Best Practices

Who is the Product Owner, and What Does He Do?

For every software project, there are specific roles that are vital and non-negotiable. These roles contribute immensely to the project's success and ensure that it attains the highest quality possible. Of course, software development roles fall within this category. However, apart from the roles that will contribute technical expertise to the project, management and leadership roles are equally vital to the success of a software project.
Software developers need to be in constant communication with a specific person who functions as a point of reference for the project's goals. More importantly, every project's technical team needs to be effectively managed. This will ensure that all deliverables are promptly provided. All these roles are executed by the product owner.

More companies increasingly recognize the significance of the product owner's role in the project. According to reports, there are currently over 6000 product owners employed in the United States of America alone. However, you may be unable to effectively utilize a product owner for your project if you do not fully understand their responsibilities.

Who is a Product Owner?

Put simply, the product owner holds a central position in a software development team. The product owner's primary objective is to ensure that the product delivers maximum quality and value to end users. This objective is primarily achieved through the effective management of cross-functional teams.

The role of a product owner started gaining traction only recently. It originated under the Scrum agile framework, a software development methodology that defines roles for efficient project delivery. However, it is essential to note that a product manager is not synonymous with a product owner. The functions executed by both roles are significantly different. While a product manager primarily undertakes a strategic role by drawing out the roadmap to manage a product throughout its lifecycle. On the flip side, the product owner's role is entirely tactical. The product owner oversees the product development process to ensure that user stories are properly interpreted, and the project is promptly delivered. However, the roles of product manager and product owner can be combined in some companies. In this case, the product manager will be responsible for managing the product and actively monitoring its development process.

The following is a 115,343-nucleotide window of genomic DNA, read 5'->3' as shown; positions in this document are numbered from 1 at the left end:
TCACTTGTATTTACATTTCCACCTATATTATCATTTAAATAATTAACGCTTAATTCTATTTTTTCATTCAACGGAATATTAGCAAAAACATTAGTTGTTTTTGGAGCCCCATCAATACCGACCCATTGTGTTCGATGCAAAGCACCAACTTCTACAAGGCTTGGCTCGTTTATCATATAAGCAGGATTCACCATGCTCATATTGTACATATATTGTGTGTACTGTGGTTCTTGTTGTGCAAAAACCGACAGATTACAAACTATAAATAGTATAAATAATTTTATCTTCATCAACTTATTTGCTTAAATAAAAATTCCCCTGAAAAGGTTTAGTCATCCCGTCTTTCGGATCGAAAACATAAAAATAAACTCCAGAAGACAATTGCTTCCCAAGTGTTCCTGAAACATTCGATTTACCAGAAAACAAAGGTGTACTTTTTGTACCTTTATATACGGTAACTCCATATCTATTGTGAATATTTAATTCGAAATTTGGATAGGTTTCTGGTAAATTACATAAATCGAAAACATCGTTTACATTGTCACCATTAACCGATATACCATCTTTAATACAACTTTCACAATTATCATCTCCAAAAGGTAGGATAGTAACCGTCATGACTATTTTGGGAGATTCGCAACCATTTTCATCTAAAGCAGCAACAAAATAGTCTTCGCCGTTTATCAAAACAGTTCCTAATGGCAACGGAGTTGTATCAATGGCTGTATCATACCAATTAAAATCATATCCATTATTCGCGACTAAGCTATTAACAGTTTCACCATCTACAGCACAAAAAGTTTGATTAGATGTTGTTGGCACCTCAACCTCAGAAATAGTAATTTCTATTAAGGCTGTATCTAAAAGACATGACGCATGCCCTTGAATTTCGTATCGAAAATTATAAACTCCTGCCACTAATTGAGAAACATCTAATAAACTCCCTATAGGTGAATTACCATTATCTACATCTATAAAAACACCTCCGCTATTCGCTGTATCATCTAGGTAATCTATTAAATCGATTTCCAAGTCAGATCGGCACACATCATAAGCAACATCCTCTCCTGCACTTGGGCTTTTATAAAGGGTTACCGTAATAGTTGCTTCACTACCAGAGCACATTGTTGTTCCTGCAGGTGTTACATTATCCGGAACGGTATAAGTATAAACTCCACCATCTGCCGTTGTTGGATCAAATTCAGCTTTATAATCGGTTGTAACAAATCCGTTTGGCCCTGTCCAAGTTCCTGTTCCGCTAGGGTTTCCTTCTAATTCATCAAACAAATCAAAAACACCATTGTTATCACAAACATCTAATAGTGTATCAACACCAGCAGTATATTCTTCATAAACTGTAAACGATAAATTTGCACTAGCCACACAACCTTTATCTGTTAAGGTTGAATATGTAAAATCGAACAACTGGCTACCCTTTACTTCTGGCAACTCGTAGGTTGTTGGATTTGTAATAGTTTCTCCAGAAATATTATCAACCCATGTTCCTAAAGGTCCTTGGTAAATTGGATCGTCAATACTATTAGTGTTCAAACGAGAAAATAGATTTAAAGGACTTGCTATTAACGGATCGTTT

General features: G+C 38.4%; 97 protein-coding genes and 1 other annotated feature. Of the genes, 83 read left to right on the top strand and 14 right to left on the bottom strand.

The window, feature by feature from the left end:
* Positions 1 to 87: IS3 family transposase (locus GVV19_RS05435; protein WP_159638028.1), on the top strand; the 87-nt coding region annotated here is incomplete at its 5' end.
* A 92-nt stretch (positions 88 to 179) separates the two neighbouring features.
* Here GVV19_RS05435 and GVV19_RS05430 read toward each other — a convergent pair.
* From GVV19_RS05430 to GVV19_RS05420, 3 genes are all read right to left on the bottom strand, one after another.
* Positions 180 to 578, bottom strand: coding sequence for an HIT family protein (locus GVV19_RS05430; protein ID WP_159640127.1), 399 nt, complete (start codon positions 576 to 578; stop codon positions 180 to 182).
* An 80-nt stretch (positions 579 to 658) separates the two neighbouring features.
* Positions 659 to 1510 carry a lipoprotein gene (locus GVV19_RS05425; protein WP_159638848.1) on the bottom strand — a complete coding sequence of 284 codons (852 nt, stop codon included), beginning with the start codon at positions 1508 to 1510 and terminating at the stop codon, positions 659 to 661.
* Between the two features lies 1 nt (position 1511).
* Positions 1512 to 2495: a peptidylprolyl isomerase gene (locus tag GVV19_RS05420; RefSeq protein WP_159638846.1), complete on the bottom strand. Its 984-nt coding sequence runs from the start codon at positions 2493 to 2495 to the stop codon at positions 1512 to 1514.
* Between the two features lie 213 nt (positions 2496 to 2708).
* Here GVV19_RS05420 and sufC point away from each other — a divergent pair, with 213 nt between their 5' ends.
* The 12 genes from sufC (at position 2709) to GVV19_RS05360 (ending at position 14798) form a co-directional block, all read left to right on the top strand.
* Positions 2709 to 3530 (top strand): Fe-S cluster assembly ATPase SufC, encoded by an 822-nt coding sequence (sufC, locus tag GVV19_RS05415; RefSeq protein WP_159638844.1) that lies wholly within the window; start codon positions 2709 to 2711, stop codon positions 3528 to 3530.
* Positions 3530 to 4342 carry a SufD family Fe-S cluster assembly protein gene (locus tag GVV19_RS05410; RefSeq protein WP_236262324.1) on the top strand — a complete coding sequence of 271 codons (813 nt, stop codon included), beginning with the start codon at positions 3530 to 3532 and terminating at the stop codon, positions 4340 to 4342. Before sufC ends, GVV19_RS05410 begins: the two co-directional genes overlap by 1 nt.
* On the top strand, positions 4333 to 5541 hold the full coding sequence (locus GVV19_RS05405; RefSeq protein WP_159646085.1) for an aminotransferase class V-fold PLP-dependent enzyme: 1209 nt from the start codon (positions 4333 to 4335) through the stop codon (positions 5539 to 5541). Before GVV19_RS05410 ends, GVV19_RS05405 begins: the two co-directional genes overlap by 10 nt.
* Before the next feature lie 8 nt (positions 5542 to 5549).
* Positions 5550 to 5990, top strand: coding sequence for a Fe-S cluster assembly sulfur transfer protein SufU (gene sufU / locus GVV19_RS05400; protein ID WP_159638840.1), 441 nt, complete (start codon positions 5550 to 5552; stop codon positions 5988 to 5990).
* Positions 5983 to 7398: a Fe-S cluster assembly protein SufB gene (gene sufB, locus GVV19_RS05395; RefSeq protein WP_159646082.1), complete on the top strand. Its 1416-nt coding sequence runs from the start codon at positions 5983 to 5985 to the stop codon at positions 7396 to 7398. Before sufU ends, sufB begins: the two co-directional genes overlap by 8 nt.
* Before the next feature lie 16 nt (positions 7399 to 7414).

What Does a Product Owner Do?

Unlike the name suggests, the product owner does not "own" the product. Instead, the product owner's functions include the following:

Generating User Stories

One of the most critical functions of the product owner is generating user stories from user trends. User stories are descriptions of product features from the perspective of the end user. Such stories highlight specific functionalities and their purpose for the users. The product owner collaborates with the product manager to analyze user behavior and create user stories. These user stories are subsequently drafted into tasks to be executed by the development team. 

Managing Product Backlog

After the user stories are defined, tasks need to be divided into sprints for execution. This task division, coupled with specific deadlines for execution, makes up the product backlog. It is the product owner's responsibility to divide tasks among development team members. The product owner also determines how the task are prioritized while monitoring progress on execution. The product owner's oversight function ensures that assignments are delivered on time.